Impact of the New Amendments

Establishment of Nationality Jurisdiction

Under the current version of the CFPOA, Canada has jurisdiction over bribery offenses when the conduct has some territorial nexus to Canada. In order to be subject to the jurisdiction of Canadian courts, there must exist some "real and substantial" link between the offense and Canada. In making this determination, courts typically consider all the relevant facts occurring in Canada that may give Canada a legitimate interest in prosecuting the case.[8]

The proposed amendments would abandon the territorial nexus approach in favor of a nationality test. Individuals and companies would be subject to prosecution under the CFPOA regardless of where the conduct occurred if they are Canadian nationals,[9] such as Canadian citizens, permanent residents of Canada present in Canada after the occurrence of the offense, or firms and businesses incorporated under the laws of Canada.[10]

The revised jurisdiction requirement is expected to make investigations and prosecutions under the CFPOA easier, eliminating a significant burden on the government to establish a "real and substantial" connection between the offense and Canada, while also expanding the reach of the law to include violations of the law committed by wholly foreign subsidiaries of Canadian companies.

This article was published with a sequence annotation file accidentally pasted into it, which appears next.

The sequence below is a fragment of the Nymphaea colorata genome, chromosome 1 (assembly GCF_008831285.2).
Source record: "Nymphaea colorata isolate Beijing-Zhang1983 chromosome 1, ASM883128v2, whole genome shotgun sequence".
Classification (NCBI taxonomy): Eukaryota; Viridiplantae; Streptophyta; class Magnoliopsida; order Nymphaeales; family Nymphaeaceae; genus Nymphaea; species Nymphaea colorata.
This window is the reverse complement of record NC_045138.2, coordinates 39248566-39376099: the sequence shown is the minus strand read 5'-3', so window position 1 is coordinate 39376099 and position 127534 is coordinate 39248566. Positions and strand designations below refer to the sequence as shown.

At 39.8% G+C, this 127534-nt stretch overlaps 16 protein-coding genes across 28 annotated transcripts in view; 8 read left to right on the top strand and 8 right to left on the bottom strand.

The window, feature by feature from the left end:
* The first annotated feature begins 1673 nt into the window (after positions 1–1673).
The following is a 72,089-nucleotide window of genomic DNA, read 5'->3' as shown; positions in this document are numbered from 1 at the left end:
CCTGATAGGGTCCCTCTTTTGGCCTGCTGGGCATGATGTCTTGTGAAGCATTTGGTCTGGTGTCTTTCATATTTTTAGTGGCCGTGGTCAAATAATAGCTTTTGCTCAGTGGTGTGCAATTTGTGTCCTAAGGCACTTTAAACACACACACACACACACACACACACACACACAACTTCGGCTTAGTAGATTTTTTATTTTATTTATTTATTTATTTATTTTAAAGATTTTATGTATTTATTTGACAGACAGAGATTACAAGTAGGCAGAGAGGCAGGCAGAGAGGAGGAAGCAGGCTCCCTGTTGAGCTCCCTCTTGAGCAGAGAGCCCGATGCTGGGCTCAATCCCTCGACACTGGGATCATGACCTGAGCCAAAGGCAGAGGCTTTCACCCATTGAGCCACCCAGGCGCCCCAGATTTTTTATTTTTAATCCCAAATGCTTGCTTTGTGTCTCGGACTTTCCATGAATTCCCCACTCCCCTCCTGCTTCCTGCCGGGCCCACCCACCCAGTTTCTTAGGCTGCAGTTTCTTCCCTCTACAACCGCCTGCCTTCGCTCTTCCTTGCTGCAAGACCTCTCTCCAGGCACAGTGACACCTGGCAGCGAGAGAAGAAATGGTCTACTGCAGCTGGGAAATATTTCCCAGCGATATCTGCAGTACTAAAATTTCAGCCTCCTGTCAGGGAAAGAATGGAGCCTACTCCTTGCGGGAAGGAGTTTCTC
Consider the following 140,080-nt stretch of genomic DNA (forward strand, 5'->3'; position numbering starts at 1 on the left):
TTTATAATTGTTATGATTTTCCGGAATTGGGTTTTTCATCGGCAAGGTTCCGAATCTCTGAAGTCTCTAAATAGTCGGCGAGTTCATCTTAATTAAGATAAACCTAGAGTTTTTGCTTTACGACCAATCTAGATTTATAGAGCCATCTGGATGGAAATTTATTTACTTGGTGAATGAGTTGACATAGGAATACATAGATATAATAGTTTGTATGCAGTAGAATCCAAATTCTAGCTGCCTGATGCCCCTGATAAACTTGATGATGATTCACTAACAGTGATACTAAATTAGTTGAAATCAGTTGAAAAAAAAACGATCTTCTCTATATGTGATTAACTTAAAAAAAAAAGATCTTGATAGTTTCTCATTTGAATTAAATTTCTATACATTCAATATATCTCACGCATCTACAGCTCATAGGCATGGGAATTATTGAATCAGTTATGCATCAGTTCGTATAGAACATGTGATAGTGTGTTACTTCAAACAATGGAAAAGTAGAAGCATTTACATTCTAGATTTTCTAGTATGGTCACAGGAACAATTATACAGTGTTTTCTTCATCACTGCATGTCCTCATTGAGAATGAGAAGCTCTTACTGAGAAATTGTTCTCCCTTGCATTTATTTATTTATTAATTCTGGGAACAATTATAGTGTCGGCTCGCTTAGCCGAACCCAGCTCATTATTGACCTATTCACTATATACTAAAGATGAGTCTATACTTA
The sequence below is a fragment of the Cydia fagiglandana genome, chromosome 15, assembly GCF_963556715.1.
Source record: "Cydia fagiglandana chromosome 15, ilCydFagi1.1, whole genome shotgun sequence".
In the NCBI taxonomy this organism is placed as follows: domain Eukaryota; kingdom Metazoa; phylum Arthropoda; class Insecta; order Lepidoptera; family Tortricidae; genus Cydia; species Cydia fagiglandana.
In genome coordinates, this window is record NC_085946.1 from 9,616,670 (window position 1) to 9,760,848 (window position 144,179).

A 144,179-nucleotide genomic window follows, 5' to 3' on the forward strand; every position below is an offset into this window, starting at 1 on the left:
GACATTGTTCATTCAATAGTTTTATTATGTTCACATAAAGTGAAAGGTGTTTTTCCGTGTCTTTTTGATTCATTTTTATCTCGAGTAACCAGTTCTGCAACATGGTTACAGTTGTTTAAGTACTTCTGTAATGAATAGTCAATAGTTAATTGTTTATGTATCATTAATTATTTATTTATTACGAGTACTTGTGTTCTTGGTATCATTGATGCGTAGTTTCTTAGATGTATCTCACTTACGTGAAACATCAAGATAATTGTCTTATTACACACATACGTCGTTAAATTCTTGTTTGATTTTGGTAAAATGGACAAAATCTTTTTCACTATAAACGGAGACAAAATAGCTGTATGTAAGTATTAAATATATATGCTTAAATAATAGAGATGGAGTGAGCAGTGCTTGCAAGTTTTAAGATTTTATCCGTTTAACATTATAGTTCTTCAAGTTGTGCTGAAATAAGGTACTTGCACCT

Elimination of Facilitation Payments

The CFPOA currently includes an exception for facilitation payments made to "expedite or secure" the performance by a foreign official of any "act of a routine nature" that is part of the official's duties or functions, including the following:

  • The issuance of a permit, license, or other document to qualify a person to do business
  • The processing of official documents, such as visas and work permits
  • The provision of services normally offered to the public, such as mail pickup and delivery, telecommunications services, and power and water supply
  • The provision of services normally provided as required, such as police protection, loading and unloading of cargo, the protection of perishable products or commodities from deterioration, or the scheduling of inspections related to contract performance or transit of goods[11]

The proposed amendments call for the eventual repeal of the facilitation payments exception, at a time to be set by the cabinet.[12] By eliminating the facilitation payments exception, the CFPOA would part ways with the FCPA, which continues to permit such an exception for payments made to expedite routine, nondiscretionary governmental action, while aligning itself with antibribery laws in other OECD countries, such as the UK Bribery Act, which does not include exceptions for such payments.[13]

Creation of a Books and Records Offense

The amendments also include a new criminal books and records offense related to bribes made to foreign officials for the purpose of hiding payments made in connection to such conduct. Specific violations of this new provision include establishing off-book accounts, failing to record or adequately identify transactions, recording nonexistent expenditures, misidentifying liabilities, knowingly using false documents, or intentionally destroying records earlier than permitted by law.[14]